Should I Encrypt My External Hard Drive?

Category: Hard-Drives

I'm a legal consultant who travels with an external hard drive, and it stores a lot of sensitive data. I'm very careful about physical security, but still I'm thinking about using encryption to secure my data, just in case. What do you recommend?

External Hard Drive Encryption

If you store sensitive data on an external hard drive, you should consider encrypting the drive to prevent unauthorized access. External drives, particularly those that are moved from place to place, are more vulnerable to loss or theft than internal drives. There are many strategies and products for encrypting external hard drives.

Encryption software is the simplest way to encrypt an external drive. Windows 7 Enterprise and Ultimate editions come with BitLocker encryption built in. BitLocker encrypts and decrypts data on the fly. A BitLocker-protected external drive is automatically recognized by Windows 7 and either opens automatically or prompts the user for a password, depending on how BitLocker is configured.

Microsoft also offers BitLocker to Go Reader, a utility for Vista and XP systems that provides read-only access to drives encrypted with BitLocker. BitLocker to Go Reader lets Windows 7 systems share data with Vista and XP users but does not allow Vista and XP users to write data to BitLocker-protected drives.
Hard Drive Encryption

Truecrypt is a popular free encryption program that works a bit differently from BitLocker. TrueCrypt creates an encrypted file on the target drive, which can be an external drive, flash drive, or network drive. Data written to the encrypted file is protected. The encrypted file can then be mounted as an extra drive letter and accessed just like a normal drive. The TrueCrypt software must be installed on an external drive. Truecrypt works with Windows, Mac, and Linux systems.

SafeHouse Explorer is another free encryption program that runs on Windows 7, Vista, and XP. Unlike Truecrypt, SafeHouse Explorer does not need to be installed. It can be run as a standalone executable file from a USB flash drive, an external hard drive, a CD/DVD, or even over the Internet.

Software or Hardware Encryption?

When working with an encrypted hard drive, you probably won't notice much difference in performance, unless you routinely deal with very large files or SQL databases. But software-based encryption will definitely rev up your CPU, so be prepared to take a hit on battery life if you're using a laptop.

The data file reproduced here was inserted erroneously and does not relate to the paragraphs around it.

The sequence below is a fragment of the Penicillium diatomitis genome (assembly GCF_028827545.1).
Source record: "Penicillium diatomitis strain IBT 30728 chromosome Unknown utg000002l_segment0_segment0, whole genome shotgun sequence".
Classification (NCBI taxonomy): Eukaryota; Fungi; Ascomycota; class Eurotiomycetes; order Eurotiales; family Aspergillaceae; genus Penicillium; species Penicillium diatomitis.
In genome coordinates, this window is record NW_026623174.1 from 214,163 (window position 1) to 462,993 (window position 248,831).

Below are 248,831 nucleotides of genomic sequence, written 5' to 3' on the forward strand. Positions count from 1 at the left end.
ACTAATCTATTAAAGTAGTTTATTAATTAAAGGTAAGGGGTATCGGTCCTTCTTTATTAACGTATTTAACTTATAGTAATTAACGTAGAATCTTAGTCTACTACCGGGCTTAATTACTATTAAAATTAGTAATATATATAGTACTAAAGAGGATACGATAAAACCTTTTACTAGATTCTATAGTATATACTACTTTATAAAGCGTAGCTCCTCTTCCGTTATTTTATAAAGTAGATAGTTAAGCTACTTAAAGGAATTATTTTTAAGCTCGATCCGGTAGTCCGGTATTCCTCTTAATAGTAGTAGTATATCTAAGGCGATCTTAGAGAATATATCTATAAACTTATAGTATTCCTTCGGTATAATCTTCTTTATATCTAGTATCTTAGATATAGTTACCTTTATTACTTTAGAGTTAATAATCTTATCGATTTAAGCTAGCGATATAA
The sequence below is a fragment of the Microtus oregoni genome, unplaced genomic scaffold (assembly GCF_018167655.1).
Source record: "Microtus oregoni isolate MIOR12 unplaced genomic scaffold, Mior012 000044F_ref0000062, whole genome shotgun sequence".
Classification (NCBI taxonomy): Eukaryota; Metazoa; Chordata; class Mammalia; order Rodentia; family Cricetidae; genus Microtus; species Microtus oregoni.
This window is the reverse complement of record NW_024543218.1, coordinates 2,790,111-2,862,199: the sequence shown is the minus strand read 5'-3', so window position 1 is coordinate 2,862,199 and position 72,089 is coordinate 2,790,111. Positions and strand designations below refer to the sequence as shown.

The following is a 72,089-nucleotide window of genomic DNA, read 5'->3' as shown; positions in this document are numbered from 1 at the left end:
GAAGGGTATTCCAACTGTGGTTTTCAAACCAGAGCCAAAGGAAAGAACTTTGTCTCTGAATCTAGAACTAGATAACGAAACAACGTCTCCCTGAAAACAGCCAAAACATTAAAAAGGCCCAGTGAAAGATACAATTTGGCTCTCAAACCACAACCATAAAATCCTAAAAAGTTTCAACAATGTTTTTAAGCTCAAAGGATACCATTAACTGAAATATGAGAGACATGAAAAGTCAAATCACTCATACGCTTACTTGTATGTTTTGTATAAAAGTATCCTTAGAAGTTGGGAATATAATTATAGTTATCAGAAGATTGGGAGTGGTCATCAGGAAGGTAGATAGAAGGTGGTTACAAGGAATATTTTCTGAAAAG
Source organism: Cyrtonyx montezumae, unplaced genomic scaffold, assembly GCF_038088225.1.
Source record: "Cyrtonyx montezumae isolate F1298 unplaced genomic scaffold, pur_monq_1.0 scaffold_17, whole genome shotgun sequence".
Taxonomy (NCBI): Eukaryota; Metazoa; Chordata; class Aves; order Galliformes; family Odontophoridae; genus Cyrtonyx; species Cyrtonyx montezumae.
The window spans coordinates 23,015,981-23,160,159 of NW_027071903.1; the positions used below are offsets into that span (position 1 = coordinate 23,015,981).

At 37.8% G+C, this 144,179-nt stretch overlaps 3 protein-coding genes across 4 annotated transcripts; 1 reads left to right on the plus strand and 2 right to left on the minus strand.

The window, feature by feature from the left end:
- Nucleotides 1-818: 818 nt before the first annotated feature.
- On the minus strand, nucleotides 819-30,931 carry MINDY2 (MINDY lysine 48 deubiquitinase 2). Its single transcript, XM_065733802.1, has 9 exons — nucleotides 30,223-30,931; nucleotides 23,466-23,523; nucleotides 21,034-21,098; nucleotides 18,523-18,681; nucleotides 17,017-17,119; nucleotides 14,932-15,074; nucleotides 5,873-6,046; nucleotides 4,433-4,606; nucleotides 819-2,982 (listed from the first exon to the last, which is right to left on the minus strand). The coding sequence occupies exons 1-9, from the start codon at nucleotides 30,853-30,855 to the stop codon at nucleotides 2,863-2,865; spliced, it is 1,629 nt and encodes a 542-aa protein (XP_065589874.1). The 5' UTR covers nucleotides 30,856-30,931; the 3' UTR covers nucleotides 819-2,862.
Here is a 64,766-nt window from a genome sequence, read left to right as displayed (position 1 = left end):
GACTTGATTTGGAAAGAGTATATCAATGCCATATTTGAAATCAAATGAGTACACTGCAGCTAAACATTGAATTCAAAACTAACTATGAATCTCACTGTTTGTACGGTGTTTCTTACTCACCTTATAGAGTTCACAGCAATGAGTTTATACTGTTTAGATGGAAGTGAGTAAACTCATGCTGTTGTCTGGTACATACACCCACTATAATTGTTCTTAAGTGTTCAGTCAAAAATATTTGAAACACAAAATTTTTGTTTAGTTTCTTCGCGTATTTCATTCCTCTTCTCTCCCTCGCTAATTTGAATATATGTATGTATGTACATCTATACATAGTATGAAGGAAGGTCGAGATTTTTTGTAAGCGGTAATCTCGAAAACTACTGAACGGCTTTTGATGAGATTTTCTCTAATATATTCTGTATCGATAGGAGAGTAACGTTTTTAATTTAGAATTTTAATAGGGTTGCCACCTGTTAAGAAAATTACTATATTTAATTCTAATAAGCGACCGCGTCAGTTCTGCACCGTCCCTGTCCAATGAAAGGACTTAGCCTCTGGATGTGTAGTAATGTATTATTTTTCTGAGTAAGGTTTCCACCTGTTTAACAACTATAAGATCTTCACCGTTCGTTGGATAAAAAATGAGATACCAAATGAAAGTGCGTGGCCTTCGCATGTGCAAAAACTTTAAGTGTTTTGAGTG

Hardware encryption is faster and more secure than software encryption. The encryption algorithms are burned into circuitry embedded in a chip inside of the drive, safe from manipulation by hackers. The encryption chip handles all processing, freeing the computer's resources.

Some hardware encryption drives include a physical key device that must be inserted into the drive to unlock its contents. Others have fingerprint scanners built into the drive's case. Still others have a keypad on which a PIN of up to 18 digits must be entered in order to unlock a drive.

For most consumers, a free software encryption program provides adequate protection. Business users who must protect many external drives, comply with data security regulations, and share external drives among numerous employees may be better served by hardware encryption drives.

Do you use hard drive encryption? Post your comment or question below...

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Most recent comments on "Should I Encrypt My External Hard Drive?"

Posted by:

23 Jun 2011

I keep all my sensitive data on a 4 gig SD card in encrypted form. Before i leave on a trip, i back up my latptop and the SD card to an encrypted external drive that i leave in a fireproof safe at home. While i am traveling, i keep the SD card in my pocket (or, out of the laptop). That way, if my laptop is stolen or if i leave it at the airport (as happens to many people), i don't have to worry about someone finding any sensitive data on the laptop.

Posted by:

23 Jun 2011

I once tried the paid version of SafeHouse Explorer but deleted the program as I was not satisfied with the owner's response when I asked him if the SH-Explorer program had a "backdoor".
(I had e-mailed him the question)

The gentleman's response was brief and tepid at best - - not too reassuring.

Anyway, The TrueCrypt encryption software is the best I have used to date - - using state-of-the-art encryption methods (The folks there also provide new versions when needed).
I have used TC for several years now and I am VERY satisfied with the product - - and Best of all - - It's FREE and pretty easy to set up!

Posted by:

Y. Meizel
24 Jun 2011

Truecrypt can run in portable mode: see

Also, it can be used to encrypt an entire external drive.

Anybody storing sensitive data on a laptop should consider full disk encryption. Even if keeping data on a secure device, who knows where Windows might write sensitive data while processing.

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